Saturday, July 2, 2011

Piers Anthony Blogs About Writing Schedules


One of my readers, Mark Geatches, suggested that I set up a FAQ section for the convenience of readers, which should also spare me the inconvenience of answering similar questions repeatedly. I pondered, and finally decided to do that here. He suggested some questions, and I'm adding more, and will add others as they come up. But be warned; I seem to be incapable of giving a simple answer to a simple question.


How do I write? Do I have a schedule, or wait for inspiration? 

I have a rough schedule. I can't work set hours each day because I have other things to do, like making meals, washing dishes, and grocery shopping, my wife's health restricting her, and I have a reasonably rigorous exercise program that also takes time. But I try to be at my desk from 9AM to 1 PM, and from 2:30PM to 5 PM, and from 6 PM to 7:30 PM. That is, about eight hours a day. I seldom get that much, and of course everything else in the world seems to have better things for me to do than write. Hell, this blog is an example; the time spent on it comes directly out of my novel writing time. So does fan mail. So does reading. So does making love to my wife. Life gets constantly in the way. I'm a writaholic; there is writing, and there is everything else. The two sometimes seem to compete with each other, like day and night. So I may average about four hours a day of actual writing, seven days a week. I write efficiently, and I get a lot done. I have mastered the Muse, being able to summon inspiration at need. So I don't wait for inspiration, I make it wait on me.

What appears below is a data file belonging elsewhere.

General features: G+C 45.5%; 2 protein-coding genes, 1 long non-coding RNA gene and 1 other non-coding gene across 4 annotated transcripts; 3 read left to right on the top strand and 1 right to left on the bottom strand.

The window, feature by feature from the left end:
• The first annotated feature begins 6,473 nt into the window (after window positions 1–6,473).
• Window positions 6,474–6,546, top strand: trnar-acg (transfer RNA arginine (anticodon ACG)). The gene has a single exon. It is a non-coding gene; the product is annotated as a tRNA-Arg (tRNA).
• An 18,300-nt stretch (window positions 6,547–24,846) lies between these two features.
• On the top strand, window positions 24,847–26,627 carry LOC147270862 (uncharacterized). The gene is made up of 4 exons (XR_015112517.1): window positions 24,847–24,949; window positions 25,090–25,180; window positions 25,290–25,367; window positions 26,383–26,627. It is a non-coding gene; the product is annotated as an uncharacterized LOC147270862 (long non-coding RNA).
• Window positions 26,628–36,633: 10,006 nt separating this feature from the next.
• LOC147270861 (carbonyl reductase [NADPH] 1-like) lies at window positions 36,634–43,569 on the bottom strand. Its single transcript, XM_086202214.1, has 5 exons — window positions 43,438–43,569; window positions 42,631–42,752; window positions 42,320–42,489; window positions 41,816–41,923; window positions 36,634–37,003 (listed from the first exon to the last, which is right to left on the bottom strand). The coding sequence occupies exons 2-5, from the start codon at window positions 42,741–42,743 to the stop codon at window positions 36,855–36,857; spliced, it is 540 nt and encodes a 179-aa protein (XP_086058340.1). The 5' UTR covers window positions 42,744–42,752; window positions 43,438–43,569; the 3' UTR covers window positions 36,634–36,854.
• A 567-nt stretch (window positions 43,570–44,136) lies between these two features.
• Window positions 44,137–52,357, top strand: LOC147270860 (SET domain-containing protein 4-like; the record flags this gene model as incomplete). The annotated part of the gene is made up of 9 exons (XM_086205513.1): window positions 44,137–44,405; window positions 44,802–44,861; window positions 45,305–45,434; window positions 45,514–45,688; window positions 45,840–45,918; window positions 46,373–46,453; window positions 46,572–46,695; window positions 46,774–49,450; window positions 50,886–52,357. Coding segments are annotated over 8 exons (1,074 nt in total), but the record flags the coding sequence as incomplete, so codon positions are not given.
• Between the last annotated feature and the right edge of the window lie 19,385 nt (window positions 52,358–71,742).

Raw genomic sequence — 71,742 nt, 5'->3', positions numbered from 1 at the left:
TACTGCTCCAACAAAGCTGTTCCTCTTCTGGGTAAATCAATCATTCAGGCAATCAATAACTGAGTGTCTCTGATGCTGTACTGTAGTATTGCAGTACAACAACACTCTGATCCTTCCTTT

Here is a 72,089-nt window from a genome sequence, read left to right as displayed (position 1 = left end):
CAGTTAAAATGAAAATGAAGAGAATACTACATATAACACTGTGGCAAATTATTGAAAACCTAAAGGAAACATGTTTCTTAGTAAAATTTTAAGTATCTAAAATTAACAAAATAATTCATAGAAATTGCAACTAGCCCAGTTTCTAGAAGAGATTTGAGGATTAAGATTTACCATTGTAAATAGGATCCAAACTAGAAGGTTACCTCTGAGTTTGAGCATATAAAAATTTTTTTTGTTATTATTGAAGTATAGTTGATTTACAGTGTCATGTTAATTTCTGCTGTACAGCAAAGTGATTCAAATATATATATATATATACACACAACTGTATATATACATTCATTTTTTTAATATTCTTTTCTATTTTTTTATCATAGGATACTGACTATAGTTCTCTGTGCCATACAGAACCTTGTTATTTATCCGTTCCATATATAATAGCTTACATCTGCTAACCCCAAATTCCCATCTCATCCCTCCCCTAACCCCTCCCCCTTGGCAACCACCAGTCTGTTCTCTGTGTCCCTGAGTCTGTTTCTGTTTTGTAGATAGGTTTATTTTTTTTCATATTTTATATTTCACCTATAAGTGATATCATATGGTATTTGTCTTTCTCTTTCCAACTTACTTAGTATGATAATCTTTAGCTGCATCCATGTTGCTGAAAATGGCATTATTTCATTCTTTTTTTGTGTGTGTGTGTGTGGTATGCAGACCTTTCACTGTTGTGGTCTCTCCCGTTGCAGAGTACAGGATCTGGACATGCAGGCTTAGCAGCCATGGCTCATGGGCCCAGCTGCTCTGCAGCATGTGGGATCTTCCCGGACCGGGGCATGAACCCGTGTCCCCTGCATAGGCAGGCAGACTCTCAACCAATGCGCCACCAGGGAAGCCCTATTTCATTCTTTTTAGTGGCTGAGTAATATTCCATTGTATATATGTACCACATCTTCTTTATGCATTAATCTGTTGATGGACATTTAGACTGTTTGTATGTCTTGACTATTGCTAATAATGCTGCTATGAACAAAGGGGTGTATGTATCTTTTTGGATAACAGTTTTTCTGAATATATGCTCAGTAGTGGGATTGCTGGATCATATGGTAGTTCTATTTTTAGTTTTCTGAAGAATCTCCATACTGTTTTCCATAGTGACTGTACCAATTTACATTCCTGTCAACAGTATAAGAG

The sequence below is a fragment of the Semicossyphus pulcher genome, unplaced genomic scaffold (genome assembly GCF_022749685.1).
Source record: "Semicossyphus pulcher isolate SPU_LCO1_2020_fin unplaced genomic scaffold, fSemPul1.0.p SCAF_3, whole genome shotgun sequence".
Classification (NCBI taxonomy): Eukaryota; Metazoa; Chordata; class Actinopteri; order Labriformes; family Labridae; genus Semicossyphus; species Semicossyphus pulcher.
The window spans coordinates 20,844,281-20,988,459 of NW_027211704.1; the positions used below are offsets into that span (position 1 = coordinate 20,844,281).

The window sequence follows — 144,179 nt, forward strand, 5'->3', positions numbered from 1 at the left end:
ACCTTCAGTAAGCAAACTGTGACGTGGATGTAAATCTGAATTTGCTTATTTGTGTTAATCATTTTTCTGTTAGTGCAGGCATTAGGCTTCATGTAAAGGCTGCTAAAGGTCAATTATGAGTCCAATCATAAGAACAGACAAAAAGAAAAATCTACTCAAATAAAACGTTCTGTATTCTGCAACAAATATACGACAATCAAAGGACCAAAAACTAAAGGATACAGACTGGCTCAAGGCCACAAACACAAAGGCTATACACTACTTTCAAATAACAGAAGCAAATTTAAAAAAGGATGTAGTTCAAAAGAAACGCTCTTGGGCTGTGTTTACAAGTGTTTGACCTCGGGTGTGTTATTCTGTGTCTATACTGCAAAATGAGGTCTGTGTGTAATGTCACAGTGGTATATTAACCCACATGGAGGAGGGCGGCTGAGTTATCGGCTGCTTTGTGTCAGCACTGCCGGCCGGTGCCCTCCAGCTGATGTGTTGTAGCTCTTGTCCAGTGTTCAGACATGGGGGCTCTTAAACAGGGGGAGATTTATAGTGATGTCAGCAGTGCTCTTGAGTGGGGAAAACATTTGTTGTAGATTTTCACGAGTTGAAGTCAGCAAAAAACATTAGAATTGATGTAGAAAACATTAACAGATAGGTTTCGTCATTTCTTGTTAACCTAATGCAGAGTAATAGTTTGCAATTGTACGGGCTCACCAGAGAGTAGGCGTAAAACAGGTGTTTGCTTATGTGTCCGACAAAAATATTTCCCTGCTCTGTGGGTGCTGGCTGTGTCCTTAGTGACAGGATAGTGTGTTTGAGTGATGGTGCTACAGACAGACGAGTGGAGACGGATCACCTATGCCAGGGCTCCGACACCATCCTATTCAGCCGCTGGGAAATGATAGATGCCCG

3 comments:

  1. If making love comes out of your writing time, no wonder you only get 4 hours a day! I applaud you! That aside, I have never heard an author express the sentiment "TheMuse of Inspiration is my bitch." Wonderful.

    I share your feeling about writing schedules. I set aside times & days for writing this summer, but water parks & games have the kids a-calling.

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  2. I have read your books and newsletters since the mid-80s. You have always made time for your fans, communicating with as many as possible (and probably more often than should have been possible). Not everyone makes that effort. I -- and I am sure the rest of your fans -- appreciate it.

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  3. Muses can be tamed; one of my favorite quotes on writing comes from Peter Beagle, who says, "If the Muse is late to work, you start without her."

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